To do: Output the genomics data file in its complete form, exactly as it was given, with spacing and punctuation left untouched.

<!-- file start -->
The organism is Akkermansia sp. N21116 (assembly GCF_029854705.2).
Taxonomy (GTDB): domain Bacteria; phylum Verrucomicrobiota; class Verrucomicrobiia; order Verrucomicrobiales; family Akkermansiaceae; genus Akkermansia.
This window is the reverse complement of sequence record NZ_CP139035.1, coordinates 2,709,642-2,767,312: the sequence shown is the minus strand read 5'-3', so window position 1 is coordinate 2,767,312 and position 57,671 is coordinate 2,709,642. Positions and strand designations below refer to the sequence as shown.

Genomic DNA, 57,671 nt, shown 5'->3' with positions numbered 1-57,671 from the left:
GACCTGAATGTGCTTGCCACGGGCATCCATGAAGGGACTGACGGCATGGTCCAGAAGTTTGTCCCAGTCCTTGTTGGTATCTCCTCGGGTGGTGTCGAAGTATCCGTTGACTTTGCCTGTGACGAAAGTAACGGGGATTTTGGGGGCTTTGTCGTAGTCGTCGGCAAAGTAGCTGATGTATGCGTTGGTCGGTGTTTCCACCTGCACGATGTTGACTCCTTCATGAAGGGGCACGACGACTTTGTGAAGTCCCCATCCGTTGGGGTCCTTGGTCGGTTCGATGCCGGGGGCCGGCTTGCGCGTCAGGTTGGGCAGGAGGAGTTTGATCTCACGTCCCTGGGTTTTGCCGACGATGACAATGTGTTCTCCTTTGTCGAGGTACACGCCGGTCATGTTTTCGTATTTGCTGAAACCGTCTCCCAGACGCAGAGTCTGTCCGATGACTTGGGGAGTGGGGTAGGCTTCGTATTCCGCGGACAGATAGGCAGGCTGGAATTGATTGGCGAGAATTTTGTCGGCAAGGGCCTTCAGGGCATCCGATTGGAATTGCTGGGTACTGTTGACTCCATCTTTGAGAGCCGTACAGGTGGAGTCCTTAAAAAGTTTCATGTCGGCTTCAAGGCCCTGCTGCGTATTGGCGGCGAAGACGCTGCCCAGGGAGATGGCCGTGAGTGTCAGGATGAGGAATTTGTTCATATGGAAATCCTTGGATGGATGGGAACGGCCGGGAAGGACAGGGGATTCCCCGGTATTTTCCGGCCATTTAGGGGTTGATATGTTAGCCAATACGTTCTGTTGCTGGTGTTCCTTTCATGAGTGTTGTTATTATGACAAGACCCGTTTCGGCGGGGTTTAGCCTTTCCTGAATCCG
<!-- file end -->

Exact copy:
The organism is Akkermansia sp. N21116 (assembly GCF_029854705.2).
Taxonomy (GTDB): domain Bacteria; phylum Verrucomicrobiota; class Verrucomicrobiia; order Verrucomicrobiales; family Akkermansiaceae; genus Akkermansia.
This window is the reverse complement of sequence record NZ_CP139035.1, coordinates 2,709,642-2,767,312: the sequence shown is the minus strand read 5'-3', so window position 1 is coordinate 2,767,312 and position 57,671 is coordinate 2,709,642. Positions and strand designations below refer to the sequence as shown.

Genomic DNA, 57,671 nt, shown 5'->3' with positions numbered 1-57,671 from the left:
GACCTGAATGTGCTTGCCACGGGCATCCATGAAGGGACTGACGGCATGGTCCAGAAGTTTGTCCCAGTCCTTGTTGGTATCTCCTCGGGTGGTGTCGAAGTATCCGTTGACTTTGCCTGTGACGAAAGTAACGGGGATTTTGGGGGCTTTGTCGTAGTCGTCGGCAAAGTAGCTGATGTATGCGTTGGTCGGTGTTTCCACCTGCACGATGTTGACTCCTTCATGAAGGGGCACGACGACTTTGTGAAGTCCCCATCCGTTGGGGTCCTTGGTCGGTTCGATGCCGGGGGCCGGCTTGCGCGTCAGGTTGGGCAGGAGGAGTTTGATCTCACGTCCCTGGGTTTTGCCGACGATGACAATGTGTTCTCCTTTGTCGAGGTACACGCCGGTCATGTTTTCGTATTTGCTGAAACCGTCTCCCAGACGCAGAGTCTGTCCGATGACTTGGGGAGTGGGGTAGGCTTCGTATTCCGCGGACAGATAGGCAGGCTGGAATTGATTGGCGAGAATTTTGTCGGCAAGGGCCTTCAGGGCATCCGATTGGAATTGCTGGGTACTGTTGACTCCATCTTTGAGAGCCGTACAGGTGGAGTCCTTAAAAAGTTTCATGTCGGCTTCAAGGCCCTGCTGCGTATTGGCGGCGAAGACGCTGCCCAGGGAGATGGCCGTGAGTGTCAGGATGAGGAATTTGTTCATATGGAAATCCTTGGATGGATGGGAACGGCCGGGAAGGACAGGGGATTCCCCGGTATTTTCCGGCCATTTAGGGGTTGATATGTTAGCCAATACGTTCTGTTGCTGGTGTTCCTTTCATGAGTGTTGTTATTATGACAAGACCCGTTTCGGCGGGGTTTAGCCTTTCCTGAATCCG